Australian researchers close in on malaria vaccine

July 2, 2013

Australian researchers said Tuesday they were closing in on a potential vaccine against malaria, with a study showing their treatment had protected mice against several strains of the disease.

Michael Good, from Queensland's Griffith University, said the vaccine led to naturally existing white blood cells, or T-cells, attacking the potentially deadly malaria parasite which lives in .

"A single vaccination induced profound immunity to different malaria parasite species," the study, published Tuesday in the Journal of Clinical Investigation, states.

Good said the team's research was focused on inducing the white blood cells to attack the parasite, whatever the .

"The T-cells (), when they're induced to kill malaria, can recognise proteins throughout the parasite, even internal proteins in the parasite," he told the ABC.

"So that's where we think the novel aspect is: we've been able to induce a form of which can recognise molecules in the parasite which are present in every single strain."

Good said he believed it was the first time that a vaccine had been shown to protect against more that two strains of malaria in mice.

The vaccine was expected to be cheap and easy to manufacture, he added, meaning that—if applicable to humans—it could have a significant impact in poor countries where malaria kills thousands each year.

"But we don't want to get ahead of ourselves; we want to demonstrate, first and foremost, that the vaccine is effective in humans," Good told the broadcaster.

In 2010 an estimated 219 million people were infected with the disease and some 660,000 died, most of them African children aged under five, the UN's World Health Organisation said in December.

A study published in the Lancet in February 2012 said the global death toll was more likely to be around 1.2 million a year.

Explore further: Improving human immunity to malaria

More information: Cross-species malaria immunity induced by chemically attenuated parasites, J Clin Invest. doi:10.1172/JCI66634

Related Stories

Improving human immunity to malaria

August 1, 2012

The deadliest form of malaria is caused the protozoan Plasmodium falciparum. During its life-cycle in human blood, the parasite P. falciparum expresses unique proteins on the surface on infected blood cells.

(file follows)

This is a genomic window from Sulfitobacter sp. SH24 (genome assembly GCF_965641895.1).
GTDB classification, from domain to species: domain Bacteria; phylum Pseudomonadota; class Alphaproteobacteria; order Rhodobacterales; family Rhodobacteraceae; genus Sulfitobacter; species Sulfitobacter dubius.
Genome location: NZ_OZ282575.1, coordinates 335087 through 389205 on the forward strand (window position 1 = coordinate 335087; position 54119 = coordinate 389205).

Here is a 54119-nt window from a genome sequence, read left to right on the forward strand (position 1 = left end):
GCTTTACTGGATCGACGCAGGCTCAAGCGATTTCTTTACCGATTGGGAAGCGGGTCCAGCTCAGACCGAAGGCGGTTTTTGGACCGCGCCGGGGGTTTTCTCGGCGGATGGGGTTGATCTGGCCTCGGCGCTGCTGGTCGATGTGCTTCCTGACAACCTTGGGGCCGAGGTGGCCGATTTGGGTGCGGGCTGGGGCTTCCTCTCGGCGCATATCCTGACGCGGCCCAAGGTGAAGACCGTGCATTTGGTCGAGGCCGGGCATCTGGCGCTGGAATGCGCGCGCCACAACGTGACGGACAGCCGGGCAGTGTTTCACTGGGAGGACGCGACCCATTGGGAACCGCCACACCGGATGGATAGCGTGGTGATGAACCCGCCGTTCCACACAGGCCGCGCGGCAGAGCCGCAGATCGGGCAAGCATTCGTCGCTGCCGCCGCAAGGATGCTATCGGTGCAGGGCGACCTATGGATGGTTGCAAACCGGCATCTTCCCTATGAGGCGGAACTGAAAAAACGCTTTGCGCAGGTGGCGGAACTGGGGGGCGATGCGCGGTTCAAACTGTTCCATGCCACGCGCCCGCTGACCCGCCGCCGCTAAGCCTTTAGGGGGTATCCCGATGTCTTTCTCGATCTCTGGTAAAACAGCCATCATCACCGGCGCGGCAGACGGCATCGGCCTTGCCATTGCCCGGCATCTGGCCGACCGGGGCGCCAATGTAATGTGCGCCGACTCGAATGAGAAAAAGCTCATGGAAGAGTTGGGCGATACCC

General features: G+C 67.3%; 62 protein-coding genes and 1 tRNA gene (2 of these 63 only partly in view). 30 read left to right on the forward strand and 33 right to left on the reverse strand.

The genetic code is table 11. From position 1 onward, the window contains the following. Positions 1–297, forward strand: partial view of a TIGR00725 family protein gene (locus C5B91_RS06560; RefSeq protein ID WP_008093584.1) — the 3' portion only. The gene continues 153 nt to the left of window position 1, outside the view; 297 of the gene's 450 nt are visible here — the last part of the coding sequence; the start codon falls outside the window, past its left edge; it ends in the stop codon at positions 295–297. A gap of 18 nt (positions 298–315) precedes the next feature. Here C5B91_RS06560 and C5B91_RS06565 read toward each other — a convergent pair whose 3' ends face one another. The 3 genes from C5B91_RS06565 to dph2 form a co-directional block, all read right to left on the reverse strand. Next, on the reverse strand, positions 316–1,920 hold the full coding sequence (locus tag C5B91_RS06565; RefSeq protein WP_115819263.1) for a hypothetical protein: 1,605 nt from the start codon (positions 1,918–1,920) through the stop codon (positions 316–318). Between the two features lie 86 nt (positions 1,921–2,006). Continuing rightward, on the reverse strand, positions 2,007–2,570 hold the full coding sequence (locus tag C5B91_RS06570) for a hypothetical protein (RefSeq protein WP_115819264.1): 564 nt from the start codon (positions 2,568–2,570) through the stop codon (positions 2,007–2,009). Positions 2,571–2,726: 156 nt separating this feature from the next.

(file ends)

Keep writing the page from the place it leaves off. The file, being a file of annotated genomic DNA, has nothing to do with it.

Malaria's severity reset by mosquito

May 30, 2013

(Medical Xpress)—For the first time, researchers have proven that the way in which malaria is transmitted to the host affects how severe the resulting infection will be.

Researchers reveal malaria's deadly grip

June 5, 2013

Researchers at the University of Copenhagen, in collaboration with Seattle Biomedical Research Institute, the University of Oxford, NIMR Tanzania and Retrogenix LTD, have identified how malaria parasites growing inside red ...

Recommended for you

Fertilization discovery: Do sperm wield tiny harpoons?

August 26, 2015

Could the sperm harpoon the egg to facilitate fertilization? That's the intriguing possibility raised by the University of Virginia School of Medicine's discovery that a protein within the head of the sperm forms spiky filaments, ...

Research identifies protein that regulates body clock

August 26, 2015

New research into circadian rhythms by researchers at the University of Toronto Mississauga shows that the GRK2 protein plays a major role in regulating the body's internal clock and points the way to remedies for jet lag ...

Anti-aging tricks from dietary supplement seen in mice

August 21, 2015

In human cells, shortened telomeres, the protective caps at the ends of chromosomes, are both a sign of aging and contribute to it. Scientists at Emory University School of Medicine have found that the dietary supplement ...

0 comments

Please sign in to add a comment. Registration is free, and takes less than a minute. Read more

Click here to reset your password.
Sign in to get notified via email when new comments are made.